'Real Steel': The Reviews Are In!

Hugh Jackman flick's 'well-staged' fighting sequences and father-son spats leave critics 'pleasantly surprised.'

Moviegoers have proven their affection for gigantic robots smashing the ever-loving sparkplugs out of each other in the heat of war — thanks for that, Michael Bay! — but machines beating each other into a tarry pulp purely for sport in the middle of a heartfelt family drama? That's something the Autobots and Decepticons have yet to cover.

But it seems that "Real Steel," from "Night at the Museum" director Shawn Levy and "Wolverine" leading man Hugh Jackman, is more than meets the eye. Those who originally targeted Levy's first foray into the action arena as nothing more than a big-screen Rock 'Em Sock 'Em Robots have seemingly been proven wrong, with critics praising "Real Steel" for its strong performances, moving story and, yes, the primal pleasure derived from watching two cybernetic gladiators tear each other to bits.

Read on for a veritable scrap heap of "Real Steel" reviews:

The Story

"Taking place in a not-too-distant future that's neither utopian nor dystopian, but kind of semi-topian, 'Real Steel' follows Charlie Kenton (Hugh Jackman), a former boxer who participates in the sport of robot fighting. (According to the 'Steel' timeline, human boxers will get out of the game soon because they can't hit hard enough to make audiences happy — so enjoy those humans pounding on each other while you still can.) In a world where there's no more human boxing, Charlie is a charmer/degenerate/bum lugging around a scrappy bot who fights at state fairs. He's not at the level of 'league fights' — you know, the World Robot Boxing League, which is known, because it must be, as 'the show.' " — Linda Holmes, NPR

The Man and his Boy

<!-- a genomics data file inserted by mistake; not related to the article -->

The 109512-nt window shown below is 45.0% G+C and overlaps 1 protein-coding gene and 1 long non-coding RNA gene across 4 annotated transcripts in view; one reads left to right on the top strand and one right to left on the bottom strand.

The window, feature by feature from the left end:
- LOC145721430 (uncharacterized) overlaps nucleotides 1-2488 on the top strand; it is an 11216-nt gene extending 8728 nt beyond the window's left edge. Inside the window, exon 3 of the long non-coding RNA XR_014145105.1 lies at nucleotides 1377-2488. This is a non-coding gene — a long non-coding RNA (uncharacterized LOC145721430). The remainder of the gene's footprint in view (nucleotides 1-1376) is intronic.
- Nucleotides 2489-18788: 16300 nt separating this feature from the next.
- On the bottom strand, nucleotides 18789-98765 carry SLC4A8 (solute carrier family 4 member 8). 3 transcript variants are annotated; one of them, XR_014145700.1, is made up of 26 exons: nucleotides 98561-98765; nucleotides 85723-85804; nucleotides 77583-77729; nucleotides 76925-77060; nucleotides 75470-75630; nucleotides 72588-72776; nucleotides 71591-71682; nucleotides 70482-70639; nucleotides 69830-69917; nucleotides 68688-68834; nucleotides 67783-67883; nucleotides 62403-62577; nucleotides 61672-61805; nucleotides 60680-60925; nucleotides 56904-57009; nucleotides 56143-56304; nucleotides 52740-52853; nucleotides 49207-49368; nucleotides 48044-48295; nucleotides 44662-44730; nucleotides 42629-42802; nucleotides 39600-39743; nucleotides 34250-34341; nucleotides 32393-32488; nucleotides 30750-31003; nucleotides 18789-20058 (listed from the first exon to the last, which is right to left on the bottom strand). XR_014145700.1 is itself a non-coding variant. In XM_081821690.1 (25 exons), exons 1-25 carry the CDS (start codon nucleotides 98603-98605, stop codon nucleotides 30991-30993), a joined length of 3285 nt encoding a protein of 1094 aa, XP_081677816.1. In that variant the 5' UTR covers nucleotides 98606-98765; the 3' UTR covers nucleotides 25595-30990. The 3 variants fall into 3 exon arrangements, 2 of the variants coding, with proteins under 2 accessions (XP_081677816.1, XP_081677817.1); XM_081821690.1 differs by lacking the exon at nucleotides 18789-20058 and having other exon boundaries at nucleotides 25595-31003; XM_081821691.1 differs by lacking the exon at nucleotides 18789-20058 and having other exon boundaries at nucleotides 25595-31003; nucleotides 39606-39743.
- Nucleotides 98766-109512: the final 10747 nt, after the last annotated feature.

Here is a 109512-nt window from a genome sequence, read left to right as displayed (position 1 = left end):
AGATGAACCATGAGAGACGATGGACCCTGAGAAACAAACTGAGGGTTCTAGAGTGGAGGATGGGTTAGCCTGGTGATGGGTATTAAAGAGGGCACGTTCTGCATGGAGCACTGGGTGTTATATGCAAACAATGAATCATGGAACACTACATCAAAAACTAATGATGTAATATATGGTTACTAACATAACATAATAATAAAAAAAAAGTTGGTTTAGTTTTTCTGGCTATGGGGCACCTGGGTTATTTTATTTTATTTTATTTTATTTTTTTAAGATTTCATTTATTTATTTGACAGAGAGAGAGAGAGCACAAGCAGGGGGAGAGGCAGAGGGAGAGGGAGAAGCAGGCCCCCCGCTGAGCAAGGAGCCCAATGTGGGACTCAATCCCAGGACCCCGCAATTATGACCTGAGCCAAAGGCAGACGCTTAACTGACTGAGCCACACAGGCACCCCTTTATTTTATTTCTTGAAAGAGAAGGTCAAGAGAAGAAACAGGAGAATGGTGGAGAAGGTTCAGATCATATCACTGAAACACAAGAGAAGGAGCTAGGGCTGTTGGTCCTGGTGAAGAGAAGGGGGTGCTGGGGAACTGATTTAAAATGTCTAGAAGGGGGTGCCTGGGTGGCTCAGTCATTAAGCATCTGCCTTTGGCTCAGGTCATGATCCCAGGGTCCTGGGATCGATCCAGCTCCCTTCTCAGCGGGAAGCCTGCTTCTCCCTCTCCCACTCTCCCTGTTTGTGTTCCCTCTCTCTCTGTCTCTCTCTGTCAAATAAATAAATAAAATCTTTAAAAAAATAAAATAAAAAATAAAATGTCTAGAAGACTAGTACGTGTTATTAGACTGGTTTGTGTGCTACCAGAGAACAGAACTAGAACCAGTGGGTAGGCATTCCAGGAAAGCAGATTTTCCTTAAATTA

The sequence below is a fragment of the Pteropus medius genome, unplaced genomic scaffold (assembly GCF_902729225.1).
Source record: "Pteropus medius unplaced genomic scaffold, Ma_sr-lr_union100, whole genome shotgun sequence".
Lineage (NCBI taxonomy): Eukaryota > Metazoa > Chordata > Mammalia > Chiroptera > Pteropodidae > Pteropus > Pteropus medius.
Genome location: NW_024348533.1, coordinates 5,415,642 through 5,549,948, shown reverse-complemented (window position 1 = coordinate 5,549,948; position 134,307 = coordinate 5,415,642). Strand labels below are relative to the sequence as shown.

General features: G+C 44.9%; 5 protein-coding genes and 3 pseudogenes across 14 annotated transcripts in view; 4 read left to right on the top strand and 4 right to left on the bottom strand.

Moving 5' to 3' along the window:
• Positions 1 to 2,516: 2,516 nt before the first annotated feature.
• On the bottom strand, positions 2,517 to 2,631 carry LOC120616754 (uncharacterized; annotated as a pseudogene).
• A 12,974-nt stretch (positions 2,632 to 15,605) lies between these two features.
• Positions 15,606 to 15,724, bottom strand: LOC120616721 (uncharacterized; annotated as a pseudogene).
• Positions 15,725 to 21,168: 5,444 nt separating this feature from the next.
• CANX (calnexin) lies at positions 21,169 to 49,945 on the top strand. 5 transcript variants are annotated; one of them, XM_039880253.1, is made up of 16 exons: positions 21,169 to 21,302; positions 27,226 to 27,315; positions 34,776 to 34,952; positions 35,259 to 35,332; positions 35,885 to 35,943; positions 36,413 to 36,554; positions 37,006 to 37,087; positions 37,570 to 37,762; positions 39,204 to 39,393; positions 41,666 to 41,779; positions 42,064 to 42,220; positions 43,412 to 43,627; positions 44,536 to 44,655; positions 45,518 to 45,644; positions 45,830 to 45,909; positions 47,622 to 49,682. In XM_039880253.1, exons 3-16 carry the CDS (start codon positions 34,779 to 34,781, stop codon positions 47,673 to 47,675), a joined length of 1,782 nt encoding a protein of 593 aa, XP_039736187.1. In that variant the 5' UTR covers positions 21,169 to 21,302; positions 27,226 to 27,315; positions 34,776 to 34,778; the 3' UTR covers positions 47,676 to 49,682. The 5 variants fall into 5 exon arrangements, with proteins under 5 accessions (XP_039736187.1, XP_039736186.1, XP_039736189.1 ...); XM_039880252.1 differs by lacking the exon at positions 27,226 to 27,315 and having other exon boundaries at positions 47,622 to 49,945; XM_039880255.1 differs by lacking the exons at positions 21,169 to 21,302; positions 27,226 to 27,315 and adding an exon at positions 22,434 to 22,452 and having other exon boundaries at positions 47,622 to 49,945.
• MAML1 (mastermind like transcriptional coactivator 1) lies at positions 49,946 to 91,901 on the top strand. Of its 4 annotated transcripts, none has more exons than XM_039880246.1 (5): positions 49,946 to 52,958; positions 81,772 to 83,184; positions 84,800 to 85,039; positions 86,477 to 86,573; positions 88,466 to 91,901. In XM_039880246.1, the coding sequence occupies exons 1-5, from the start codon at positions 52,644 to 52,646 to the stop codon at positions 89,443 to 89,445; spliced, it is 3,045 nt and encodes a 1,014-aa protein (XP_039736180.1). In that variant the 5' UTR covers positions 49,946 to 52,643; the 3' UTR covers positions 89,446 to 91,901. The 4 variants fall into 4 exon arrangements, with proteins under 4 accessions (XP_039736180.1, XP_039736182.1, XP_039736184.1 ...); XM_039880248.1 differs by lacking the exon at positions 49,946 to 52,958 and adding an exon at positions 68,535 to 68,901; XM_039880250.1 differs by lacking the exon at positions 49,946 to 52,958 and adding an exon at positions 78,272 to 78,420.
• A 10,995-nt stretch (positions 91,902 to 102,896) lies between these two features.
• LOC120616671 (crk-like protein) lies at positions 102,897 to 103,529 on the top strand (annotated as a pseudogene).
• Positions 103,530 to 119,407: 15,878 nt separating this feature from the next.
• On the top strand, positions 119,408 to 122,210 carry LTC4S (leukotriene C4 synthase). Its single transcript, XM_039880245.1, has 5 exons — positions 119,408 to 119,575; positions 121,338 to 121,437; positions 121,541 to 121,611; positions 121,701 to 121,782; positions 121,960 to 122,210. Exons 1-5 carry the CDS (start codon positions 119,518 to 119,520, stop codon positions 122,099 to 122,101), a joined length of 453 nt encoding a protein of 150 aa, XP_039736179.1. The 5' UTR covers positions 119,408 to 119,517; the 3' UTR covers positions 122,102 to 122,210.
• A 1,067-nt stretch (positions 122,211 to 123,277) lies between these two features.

"As Charlie, Jackman is mostly surface gloss — he knows how to work a greasy tee and a bad attitude, glaring and growling at everyone. He softens slightly with [Evangeline] Lilly's Bailey (so nice to see her bruised, buff beauty back since 'Lost' wrapped). But it is with [Dakota] Goyo that Jackman warms up. Their father-son spats, truly some of the film's best sparring, is what gives it heart. Not 'Rocky' heart, or 'Raging Bull' heart, mind you, but 'Real' enough." — Betsy Sharkey, Los Angeles Times

The 'Bot Bouts

"The robot, despite its unyielding metallic expression and the glowing blue eyes, is surprisingly endearing, especially when he's doing the pre-match two-step with Max. ... As a 'sparring' robot meant only for practice fighting with other robots, he's a long-shot contender in the 'Rocky' mold. But with ex-boxer Charlie's moves — transmitted via voice command software — he's suddenly got a shot at the title against the unbeaten Zeus. And, as in the original 'Rocky' mold ... well, that would be too much of a spoiler. ... Lovers of blood sport action (or perhaps crankcase oil in this case) are going to enjoy the well-staged fighting sequences, which are tension-filled and exciting and will have many writhing in their seats." — Bruce DeMara, Toronto Star

The Mechanic Message

"As much as 'Real Steel' is an escapist pop confection, it forces you to consider the evolving relationship between humans and machines at a time when robots are replacing people in the workplace and in war. The movie doesn't question our ever-deepening love affair with technology and foolish trust in it. As increasing numbers of people are kept mobile through spare parts, whether flesh, plastic or metal, we are ourselves becoming more droidlike every year. Behind it all is a collective fantasy of invulnerability, omnipotence and eternal life. 'Real Steel' at least acknowledges that machines require maintenance to be superhuman." — Stephen Holden, New York Times

The Verdict

" 'Real Steel' is a real movie. It has characters, it matters who they are, it makes sense of its action, it has a compelling plot. This is the sort of movie, I suspect, young viewers went to the 'Transformers' movies looking for. Readers have told me they loved and identified with their Transformers toys as children. [The robot] Atom must come close to representing their fantasies. Sometimes you go into a movie with low expectations and are pleasantly surprised." — Roger Ebert, Chicago Sun-Times

Check out everything we've got on "Real Steel."

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